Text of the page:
New Book Details Allen Iverson’s Rise & Fall

A review of the new book “Not a Game: The Incredible Rise and Unthinkable Fall of Allen Iverson” by Kent Babb.

Alex Kennedy profile picture
Updated 1 year ago on

4 min read

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“Not a Game: The Incredible Rise and Unthinkable Fall of Allen Iverson” – a new book by Washington Post writer Kent Babb – shows in great detail how an NBA player’s life can spiral out of control after their playing career comes to an end.

notagameThe book details Iverson’s ascent to stardom and extraordinary success in the NBA. It talks about how he changed the NBA, left an imprint on pop culture and inspired people across the world with his play. But the book also paints an ugly picture of Iverson’s post-basketball life and explains how he got to this low point. Babb’s fantastic, in-depth reporting shows just how far Iverson has fallen in recent years.

The subject could be anyone and this would be a tragic story about financial troubles, family issues and addiction battles, but the painting is even more frightening because it’s Iverson on the canvas.

This isn’t just some random player who had a short stint in the NBA and didn’t make much money while in the league. This is one of the greatest players of his generation, a former NBA Most Valuable Player and an international celebrity. Iverson spent 14 years in the NBA and made 11 All-Star appearances. Throughout his NBA career, he earned $154,494,445 from his playing contracts, and even more when you factor in all of the lucrative endorsements he had.

Yet, throughout the book, we see Iverson deal with financial issues, lose his home and, sadly, watch his life essentially collapse around him.

It’s important to note that one of the biggest reasons Iverson has these money troubles is because he used a lot of his income to take care of so many friends and family members. After making it and becoming a huge success, he wanted those close to him to come along for the ride and experience the same things he was experiencing. He bought houses and cars for others, paid for everything when they’d go out and was quick to offer money to those in need (paying for funerals, medical expenses, etc.). Babb’s book talks to many people whose lives were made better by Iverson, from his time at Georgetown to his final years in the NBA, and it’s clear that the point guard has a huge heart.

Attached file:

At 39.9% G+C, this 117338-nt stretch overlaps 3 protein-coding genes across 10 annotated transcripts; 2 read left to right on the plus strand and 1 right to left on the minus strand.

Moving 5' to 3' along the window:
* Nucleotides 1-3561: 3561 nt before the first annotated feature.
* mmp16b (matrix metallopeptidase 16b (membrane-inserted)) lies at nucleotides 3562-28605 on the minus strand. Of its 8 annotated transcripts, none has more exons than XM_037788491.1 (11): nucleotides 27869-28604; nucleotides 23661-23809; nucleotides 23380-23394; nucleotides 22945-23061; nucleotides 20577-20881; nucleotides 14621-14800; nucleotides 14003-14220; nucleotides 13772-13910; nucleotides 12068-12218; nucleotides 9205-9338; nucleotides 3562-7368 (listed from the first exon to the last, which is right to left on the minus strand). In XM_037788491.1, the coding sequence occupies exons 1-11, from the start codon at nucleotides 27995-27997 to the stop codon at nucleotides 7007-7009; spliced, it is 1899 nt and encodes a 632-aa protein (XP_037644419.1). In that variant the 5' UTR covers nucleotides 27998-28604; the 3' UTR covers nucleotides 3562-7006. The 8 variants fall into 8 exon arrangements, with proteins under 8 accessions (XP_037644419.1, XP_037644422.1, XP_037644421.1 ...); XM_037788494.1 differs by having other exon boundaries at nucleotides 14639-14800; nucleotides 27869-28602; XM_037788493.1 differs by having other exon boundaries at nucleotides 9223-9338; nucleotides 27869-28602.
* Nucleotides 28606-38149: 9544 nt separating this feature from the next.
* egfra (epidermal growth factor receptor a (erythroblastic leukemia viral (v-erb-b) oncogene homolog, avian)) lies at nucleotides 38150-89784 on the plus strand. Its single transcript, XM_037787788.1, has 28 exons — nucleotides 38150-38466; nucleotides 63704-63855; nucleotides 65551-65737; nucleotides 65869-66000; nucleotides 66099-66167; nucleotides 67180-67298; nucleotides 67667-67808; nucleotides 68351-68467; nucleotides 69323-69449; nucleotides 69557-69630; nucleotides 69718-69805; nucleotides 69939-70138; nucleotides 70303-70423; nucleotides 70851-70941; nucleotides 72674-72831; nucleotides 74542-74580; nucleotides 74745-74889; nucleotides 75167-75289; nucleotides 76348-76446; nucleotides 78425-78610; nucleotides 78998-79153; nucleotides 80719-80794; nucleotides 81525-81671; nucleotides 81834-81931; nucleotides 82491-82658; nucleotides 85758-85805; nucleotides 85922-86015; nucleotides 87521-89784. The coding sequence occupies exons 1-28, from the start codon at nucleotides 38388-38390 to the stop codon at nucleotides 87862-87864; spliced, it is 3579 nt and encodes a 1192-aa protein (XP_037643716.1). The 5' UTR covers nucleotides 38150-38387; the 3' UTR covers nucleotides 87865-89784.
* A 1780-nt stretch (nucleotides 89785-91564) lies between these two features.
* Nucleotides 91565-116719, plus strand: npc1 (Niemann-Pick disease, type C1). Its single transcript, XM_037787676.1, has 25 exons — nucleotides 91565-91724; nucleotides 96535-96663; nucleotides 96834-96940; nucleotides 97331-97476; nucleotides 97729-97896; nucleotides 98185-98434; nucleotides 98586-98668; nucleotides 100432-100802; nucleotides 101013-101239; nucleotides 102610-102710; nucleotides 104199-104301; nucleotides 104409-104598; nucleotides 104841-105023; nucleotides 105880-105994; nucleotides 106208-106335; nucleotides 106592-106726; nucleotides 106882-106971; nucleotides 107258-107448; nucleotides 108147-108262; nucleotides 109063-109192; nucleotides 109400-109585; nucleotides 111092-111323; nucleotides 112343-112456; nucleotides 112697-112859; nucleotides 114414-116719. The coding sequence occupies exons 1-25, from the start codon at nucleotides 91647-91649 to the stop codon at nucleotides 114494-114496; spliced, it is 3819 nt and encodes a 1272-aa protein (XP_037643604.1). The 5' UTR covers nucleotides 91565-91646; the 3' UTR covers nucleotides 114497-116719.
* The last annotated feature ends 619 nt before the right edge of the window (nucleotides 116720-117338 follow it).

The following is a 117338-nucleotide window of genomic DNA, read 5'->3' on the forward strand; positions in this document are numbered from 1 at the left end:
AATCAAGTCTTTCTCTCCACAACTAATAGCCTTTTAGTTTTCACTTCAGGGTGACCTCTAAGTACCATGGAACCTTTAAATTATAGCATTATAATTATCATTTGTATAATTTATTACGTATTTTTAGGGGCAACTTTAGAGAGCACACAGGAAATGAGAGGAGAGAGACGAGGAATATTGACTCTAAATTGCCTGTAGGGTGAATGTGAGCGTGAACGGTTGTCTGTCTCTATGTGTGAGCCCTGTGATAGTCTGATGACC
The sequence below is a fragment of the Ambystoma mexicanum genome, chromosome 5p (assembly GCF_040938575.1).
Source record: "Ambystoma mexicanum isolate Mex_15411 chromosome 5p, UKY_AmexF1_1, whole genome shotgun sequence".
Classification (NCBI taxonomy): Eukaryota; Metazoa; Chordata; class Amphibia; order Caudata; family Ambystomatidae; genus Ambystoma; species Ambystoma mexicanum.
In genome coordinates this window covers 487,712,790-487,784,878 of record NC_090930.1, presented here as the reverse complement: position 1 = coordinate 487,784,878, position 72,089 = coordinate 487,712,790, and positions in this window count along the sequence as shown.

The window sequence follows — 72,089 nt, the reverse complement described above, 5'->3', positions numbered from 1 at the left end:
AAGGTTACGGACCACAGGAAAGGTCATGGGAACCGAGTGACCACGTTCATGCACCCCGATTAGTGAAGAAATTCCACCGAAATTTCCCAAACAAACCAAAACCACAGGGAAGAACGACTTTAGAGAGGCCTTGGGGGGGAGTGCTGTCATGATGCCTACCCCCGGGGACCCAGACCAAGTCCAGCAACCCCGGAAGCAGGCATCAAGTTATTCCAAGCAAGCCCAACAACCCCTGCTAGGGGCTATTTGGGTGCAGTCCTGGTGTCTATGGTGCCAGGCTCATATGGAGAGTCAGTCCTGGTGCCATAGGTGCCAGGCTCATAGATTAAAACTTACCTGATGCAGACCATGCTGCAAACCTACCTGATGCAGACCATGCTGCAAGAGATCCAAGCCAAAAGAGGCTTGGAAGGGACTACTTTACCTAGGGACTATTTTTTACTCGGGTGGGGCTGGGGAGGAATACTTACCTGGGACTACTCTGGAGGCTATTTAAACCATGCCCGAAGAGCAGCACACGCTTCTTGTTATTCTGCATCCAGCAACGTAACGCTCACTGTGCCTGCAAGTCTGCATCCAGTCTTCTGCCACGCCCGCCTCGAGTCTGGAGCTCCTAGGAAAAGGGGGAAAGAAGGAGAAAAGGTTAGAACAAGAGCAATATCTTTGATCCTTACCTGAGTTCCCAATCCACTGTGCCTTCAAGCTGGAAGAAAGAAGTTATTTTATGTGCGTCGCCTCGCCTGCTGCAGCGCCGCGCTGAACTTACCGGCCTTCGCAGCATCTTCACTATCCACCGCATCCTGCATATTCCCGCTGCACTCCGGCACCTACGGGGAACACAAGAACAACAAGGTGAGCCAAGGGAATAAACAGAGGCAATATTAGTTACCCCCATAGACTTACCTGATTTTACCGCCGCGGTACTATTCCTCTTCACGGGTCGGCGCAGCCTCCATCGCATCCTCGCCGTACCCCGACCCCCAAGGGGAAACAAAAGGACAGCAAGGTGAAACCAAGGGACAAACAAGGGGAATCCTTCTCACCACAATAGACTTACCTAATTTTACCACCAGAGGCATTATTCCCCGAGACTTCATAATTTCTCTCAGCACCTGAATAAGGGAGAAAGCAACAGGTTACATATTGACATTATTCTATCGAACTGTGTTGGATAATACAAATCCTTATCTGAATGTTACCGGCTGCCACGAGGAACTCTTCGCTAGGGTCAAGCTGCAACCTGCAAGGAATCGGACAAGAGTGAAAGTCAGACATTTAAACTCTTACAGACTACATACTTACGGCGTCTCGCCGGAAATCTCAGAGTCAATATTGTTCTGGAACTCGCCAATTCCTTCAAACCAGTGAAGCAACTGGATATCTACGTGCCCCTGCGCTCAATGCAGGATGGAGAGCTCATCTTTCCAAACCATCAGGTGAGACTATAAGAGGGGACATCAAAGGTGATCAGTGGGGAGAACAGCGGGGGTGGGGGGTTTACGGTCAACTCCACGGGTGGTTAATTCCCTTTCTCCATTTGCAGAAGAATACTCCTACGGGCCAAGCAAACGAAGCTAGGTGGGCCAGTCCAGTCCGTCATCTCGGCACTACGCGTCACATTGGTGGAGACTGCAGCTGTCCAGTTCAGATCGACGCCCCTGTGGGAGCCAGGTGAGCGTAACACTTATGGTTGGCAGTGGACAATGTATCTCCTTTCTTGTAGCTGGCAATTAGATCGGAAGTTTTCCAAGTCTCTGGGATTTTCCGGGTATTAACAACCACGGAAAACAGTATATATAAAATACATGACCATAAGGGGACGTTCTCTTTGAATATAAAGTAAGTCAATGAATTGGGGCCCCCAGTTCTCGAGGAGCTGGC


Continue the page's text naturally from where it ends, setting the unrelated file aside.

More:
However, it unfortunately seems this kindness and desire to help others is what ultimately drained his bank account and left him struggling.

Babb reports that Iverson is paid $800,000 every year due to the “life-long deal” he signed with Reebok, but he’s still having a lot of financial issues because he has so much debt that the money disappears almost immediately. Fortunately for Iverson, he will receive a $32 million final payment from Reebok when he turns 55 years old, but that’s still 15 years away.

Babb’s book is a must-read for fans of the NBA and sports in general, as it is full of never-before-heard anecdotes and interesting facts that shed new light on things. For example, Babb reveals that Iverson was likely drunk during his famous “practice” rant, and he was also extremely emotional because his best friend had just been killed seven months before. You also find out that Iverson decided to sport cornrows just because his Reebok liaison, Que Gaskins, told him, “You better NOT get cornrows.”

There’s plenty of information like this scattered throughout the pages (and several were so interesting that I picked up my phone and called a friend to tell him immediately after reading).

This is a cautionary tale for athletes. If this can happen to someone like Iverson, this can surely happen to any other player who isn’t smart with their money, refuses to live a modest lifestyle and struggles to find happiness after the sport that defined them for much of their life moves on without them.

However, it also explains why Iverson is in this situation and it’s largely due to his big heart – the very same thing that made so many fans fall in love with him in the first place.

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Alex Kennedy is the Managing Editor of Basketball Insiders and this is his 10th season covering the NBA. He is a member of the Professional Basketball Writers Association.

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